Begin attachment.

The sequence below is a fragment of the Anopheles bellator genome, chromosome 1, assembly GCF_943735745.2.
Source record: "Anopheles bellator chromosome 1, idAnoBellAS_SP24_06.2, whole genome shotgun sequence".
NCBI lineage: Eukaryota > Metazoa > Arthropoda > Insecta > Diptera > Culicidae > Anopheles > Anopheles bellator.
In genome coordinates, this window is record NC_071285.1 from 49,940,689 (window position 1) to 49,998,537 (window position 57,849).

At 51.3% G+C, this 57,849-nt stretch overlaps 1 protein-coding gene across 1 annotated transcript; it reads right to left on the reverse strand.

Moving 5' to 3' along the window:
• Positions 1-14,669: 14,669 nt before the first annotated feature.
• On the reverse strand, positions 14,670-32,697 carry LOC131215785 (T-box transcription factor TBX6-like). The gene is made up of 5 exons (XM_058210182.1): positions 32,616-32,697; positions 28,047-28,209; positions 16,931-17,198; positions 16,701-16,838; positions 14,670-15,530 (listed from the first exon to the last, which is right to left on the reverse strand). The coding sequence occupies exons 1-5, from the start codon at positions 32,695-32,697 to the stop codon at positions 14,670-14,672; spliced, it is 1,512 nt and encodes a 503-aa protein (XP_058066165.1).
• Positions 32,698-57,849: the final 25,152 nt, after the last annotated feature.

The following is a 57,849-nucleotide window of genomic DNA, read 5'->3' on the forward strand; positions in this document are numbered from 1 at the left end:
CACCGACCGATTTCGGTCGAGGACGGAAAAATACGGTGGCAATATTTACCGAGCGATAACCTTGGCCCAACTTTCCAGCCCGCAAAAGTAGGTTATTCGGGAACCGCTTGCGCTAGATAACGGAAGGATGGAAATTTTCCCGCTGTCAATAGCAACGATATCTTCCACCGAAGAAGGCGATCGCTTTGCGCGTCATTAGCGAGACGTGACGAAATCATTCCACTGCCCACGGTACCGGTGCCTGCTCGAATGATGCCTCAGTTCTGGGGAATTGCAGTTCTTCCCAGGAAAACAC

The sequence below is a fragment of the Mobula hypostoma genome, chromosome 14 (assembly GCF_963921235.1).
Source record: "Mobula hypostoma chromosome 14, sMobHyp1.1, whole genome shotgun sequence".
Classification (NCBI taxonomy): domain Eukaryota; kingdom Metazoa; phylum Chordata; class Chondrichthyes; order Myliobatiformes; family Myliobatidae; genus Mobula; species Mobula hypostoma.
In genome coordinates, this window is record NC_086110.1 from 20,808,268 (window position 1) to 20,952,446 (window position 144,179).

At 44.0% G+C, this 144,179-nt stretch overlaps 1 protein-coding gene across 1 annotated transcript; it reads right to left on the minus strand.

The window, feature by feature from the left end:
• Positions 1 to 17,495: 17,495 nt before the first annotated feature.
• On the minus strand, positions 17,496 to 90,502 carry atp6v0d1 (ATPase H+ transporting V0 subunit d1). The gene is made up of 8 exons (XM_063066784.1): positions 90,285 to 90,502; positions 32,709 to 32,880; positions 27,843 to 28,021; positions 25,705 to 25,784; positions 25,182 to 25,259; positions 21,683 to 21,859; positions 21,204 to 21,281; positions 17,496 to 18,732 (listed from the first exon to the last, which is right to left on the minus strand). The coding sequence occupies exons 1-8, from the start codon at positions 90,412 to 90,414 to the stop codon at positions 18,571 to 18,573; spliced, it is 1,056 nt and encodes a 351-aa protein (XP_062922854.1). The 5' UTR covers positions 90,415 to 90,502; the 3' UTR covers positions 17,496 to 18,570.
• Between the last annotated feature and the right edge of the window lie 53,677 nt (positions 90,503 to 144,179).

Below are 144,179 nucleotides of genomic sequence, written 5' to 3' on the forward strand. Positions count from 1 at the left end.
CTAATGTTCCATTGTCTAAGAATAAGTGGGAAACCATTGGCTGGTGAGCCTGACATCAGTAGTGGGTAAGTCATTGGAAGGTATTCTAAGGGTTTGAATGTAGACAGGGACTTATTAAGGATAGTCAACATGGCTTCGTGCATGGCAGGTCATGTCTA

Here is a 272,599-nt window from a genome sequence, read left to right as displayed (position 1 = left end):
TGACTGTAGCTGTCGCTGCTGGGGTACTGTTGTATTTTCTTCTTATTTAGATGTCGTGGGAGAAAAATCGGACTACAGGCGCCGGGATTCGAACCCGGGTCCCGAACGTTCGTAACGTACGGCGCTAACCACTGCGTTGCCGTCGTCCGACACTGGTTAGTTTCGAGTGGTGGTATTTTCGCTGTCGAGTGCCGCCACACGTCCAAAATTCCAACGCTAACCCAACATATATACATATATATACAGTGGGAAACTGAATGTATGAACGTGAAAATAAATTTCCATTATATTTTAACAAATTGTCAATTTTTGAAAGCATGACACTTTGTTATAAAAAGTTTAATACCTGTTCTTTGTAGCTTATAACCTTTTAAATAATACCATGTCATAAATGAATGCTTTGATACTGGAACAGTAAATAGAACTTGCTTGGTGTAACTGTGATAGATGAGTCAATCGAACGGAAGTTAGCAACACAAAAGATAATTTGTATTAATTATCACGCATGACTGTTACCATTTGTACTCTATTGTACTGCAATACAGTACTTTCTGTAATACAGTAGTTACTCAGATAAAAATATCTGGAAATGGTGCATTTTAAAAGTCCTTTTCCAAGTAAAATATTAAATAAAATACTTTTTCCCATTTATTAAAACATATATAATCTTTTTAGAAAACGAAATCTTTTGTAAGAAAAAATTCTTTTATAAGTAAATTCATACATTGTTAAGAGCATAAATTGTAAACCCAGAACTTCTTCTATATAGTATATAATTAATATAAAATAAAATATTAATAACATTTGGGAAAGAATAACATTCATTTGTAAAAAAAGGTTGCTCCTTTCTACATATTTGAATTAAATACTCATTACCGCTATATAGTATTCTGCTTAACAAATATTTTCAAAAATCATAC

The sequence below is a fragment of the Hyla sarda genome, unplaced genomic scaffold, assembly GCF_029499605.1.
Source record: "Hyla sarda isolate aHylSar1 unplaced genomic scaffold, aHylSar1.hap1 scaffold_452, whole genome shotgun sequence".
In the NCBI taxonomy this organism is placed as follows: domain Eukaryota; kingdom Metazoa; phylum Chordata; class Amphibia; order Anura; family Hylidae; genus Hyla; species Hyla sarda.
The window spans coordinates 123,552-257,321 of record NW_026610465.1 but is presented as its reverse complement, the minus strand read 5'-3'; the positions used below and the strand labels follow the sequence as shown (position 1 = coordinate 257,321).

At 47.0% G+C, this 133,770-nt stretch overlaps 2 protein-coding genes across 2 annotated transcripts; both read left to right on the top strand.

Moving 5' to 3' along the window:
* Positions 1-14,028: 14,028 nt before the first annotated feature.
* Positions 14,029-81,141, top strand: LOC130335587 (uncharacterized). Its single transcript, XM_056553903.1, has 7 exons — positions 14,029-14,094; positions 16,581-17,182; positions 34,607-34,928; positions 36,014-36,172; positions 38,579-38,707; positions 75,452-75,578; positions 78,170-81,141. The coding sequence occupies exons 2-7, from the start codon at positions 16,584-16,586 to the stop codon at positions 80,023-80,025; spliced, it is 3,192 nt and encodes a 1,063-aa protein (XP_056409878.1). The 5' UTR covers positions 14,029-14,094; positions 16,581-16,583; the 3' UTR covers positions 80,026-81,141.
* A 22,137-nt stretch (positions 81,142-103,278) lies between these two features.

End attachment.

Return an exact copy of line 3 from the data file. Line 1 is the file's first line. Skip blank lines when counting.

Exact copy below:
NCBI lineage: Eukaryota > Metazoa > Arthropoda > Insecta > Diptera > Culicidae > Anopheles > Anopheles bellator.